Defense Secretary Jim Mattis came away from yesterday’s British-sponsored conference on Somalia in London with renewed hope for the peace process in the African nation.
Mattis told reporters flying with him back to Washington, that he had a private meeting with Somali President Mohamed Abdullah Mohamed, “and I came away from that heartened.”
The United States has a role to play in Somalia, and in helping that nation eradicate al-Shabaab, a vicious terror group, Mattis said. The United Nations, the African Union and the European Union joined with Arab, African and European nations to discuss the way forward.
International Support for Somalia
Mattis said Somalia has an economic and a governmental program to put it back on its feet, and that international support is crucial to the process.
“So, we were working on how the future looks and what nations could commit what to what and get the framework right,” Mattis said. “It includes on the security side both a continued maturation of their security forces in the defenses against al-Shabaab, but it also includes a reconciliation program designed to pull the fence-sitters and the middle-of-the-roaders away from al-Shabaab. It’s very well put together.”
The holistic approach to the situation in Somalia is the one that has a chance of succeeding, Mattis said.
“There is certainly an attitude of renewed hope based on the election of what appears to be a very good leader in terms of understanding the need for military security, but as well economic efforts, and certainly reconciliation is going to have to mark this way forward, as well,” he said.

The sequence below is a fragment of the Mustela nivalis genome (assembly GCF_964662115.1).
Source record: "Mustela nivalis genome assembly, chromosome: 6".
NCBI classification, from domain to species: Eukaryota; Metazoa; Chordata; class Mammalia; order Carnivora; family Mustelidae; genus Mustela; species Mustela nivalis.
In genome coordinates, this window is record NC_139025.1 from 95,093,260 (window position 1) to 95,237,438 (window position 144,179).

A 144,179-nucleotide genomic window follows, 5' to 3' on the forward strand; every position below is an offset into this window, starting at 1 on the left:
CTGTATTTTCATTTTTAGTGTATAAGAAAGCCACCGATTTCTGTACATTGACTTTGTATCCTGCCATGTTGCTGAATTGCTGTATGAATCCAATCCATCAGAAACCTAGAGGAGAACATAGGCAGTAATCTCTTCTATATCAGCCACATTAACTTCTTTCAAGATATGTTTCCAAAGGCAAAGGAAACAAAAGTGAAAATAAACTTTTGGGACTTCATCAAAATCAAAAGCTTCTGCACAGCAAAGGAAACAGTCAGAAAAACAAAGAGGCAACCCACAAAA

Mattis praised the African Union peacekeeping mission in Somalia, saying the African Union Mission in Somalia troops have done a good job in a difficult position.
“For years, AMISOM and the Somali soldiers have fought against a pretty tough enemy that has sworn allegiance … to al-Qaida,” Mattis said. “It’s an enemy that’s got to be fought and the people have to be defended.”
Mattis took advantage of the Somali meeting to meet with Turkish Prime Minister Binali Yildirim. He said the meeting was an “honest, transparent and helpful” discussion between two NATO allies on NATO issues and other issues that directly impact Turkish security. The two leaders also discussed how to best work together to defeat the Islamic State of Iraq and Syria.
Mattis said Turkey is committed to the counter-ISIS campaign, “just like the rest of NATO and the 68 nations that are aligned against ISIS, and that includes in particular the campaign against the enemy’s … self-proclaimed caliphate in Raqqa.”